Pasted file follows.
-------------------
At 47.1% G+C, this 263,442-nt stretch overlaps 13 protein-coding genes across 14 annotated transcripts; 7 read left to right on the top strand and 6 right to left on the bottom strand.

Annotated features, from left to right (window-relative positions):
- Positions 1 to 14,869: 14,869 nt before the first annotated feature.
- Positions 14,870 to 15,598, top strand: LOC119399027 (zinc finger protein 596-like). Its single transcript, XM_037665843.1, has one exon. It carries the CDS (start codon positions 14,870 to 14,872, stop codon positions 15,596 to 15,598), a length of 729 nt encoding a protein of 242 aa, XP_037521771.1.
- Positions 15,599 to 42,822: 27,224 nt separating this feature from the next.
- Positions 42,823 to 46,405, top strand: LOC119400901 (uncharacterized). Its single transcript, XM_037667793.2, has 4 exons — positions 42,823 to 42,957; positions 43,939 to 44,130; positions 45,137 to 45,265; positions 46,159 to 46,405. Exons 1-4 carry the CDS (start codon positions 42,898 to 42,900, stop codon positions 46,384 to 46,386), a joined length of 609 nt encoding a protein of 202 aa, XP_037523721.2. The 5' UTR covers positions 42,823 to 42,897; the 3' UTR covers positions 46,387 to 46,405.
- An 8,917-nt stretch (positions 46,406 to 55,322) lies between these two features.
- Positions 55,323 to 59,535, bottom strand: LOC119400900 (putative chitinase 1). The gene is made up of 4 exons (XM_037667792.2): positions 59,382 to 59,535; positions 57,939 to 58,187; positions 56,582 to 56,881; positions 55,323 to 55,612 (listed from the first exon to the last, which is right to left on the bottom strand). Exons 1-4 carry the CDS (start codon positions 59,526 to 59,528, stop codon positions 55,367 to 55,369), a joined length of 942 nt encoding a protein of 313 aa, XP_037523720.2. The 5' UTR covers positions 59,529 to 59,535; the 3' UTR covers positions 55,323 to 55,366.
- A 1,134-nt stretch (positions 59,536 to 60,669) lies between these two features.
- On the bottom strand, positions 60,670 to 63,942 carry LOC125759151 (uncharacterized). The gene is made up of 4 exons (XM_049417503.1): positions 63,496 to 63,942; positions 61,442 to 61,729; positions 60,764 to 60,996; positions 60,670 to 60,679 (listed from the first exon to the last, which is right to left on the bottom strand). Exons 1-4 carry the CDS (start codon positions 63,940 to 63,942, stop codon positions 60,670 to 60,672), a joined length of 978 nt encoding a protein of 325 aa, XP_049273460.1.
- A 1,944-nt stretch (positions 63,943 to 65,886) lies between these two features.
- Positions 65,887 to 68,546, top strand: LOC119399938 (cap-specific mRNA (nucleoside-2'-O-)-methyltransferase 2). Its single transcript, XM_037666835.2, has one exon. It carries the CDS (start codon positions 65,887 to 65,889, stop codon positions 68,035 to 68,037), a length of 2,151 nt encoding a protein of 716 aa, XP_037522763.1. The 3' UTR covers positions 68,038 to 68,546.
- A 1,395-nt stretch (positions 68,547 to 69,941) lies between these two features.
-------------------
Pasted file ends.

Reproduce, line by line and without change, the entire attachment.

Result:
At 47.1% G+C, this 263,442-nt stretch overlaps 13 protein-coding genes across 14 annotated transcripts; 7 read left to right on the top strand and 6 right to left on the bottom strand.

Annotated features, from left to right (window-relative positions):
- Positions 1 to 14,869: 14,869 nt before the first annotated feature.
- Positions 14,870 to 15,598, top strand: LOC119399027 (zinc finger protein 596-like). Its single transcript, XM_037665843.1, has one exon. It carries the CDS (start codon positions 14,870 to 14,872, stop codon positions 15,596 to 15,598), a length of 729 nt encoding a protein of 242 aa, XP_037521771.1.
- Positions 15,599 to 42,822: 27,224 nt separating this feature from the next.
- Positions 42,823 to 46,405, top strand: LOC119400901 (uncharacterized). Its single transcript, XM_037667793.2, has 4 exons — positions 42,823 to 42,957; positions 43,939 to 44,130; positions 45,137 to 45,265; positions 46,159 to 46,405. Exons 1-4 carry the CDS (start codon positions 42,898 to 42,900, stop codon positions 46,384 to 46,386), a joined length of 609 nt encoding a protein of 202 aa, XP_037523721.2. The 5' UTR covers positions 42,823 to 42,897; the 3' UTR covers positions 46,387 to 46,405.
- An 8,917-nt stretch (positions 46,406 to 55,322) lies between these two features.
- Positions 55,323 to 59,535, bottom strand: LOC119400900 (putative chitinase 1). The gene is made up of 4 exons (XM_037667792.2): positions 59,382 to 59,535; positions 57,939 to 58,187; positions 56,582 to 56,881; positions 55,323 to 55,612 (listed from the first exon to the last, which is right to left on the bottom strand). Exons 1-4 carry the CDS (start codon positions 59,526 to 59,528, stop codon positions 55,367 to 55,369), a joined length of 942 nt encoding a protein of 313 aa, XP_037523720.2. The 5' UTR covers positions 59,529 to 59,535; the 3' UTR covers positions 55,323 to 55,366.
- A 1,134-nt stretch (positions 59,536 to 60,669) lies between these two features.
- On the bottom strand, positions 60,670 to 63,942 carry LOC125759151 (uncharacterized). The gene is made up of 4 exons (XM_049417503.1): positions 63,496 to 63,942; positions 61,442 to 61,729; positions 60,764 to 60,996; positions 60,670 to 60,679 (listed from the first exon to the last, which is right to left on the bottom strand). Exons 1-4 carry the CDS (start codon positions 63,940 to 63,942, stop codon positions 60,670 to 60,672), a joined length of 978 nt encoding a protein of 325 aa, XP_049273460.1.
- A 1,944-nt stretch (positions 63,943 to 65,886) lies between these two features.
- Positions 65,887 to 68,546, top strand: LOC119399938 (cap-specific mRNA (nucleoside-2'-O-)-methyltransferase 2). Its single transcript, XM_037666835.2, has one exon. It carries the CDS (start codon positions 65,887 to 65,889, stop codon positions 68,035 to 68,037), a length of 2,151 nt encoding a protein of 716 aa, XP_037522763.1. The 3' UTR covers positions 68,038 to 68,546.
- A 1,395-nt stretch (positions 68,547 to 69,941) lies between these two features.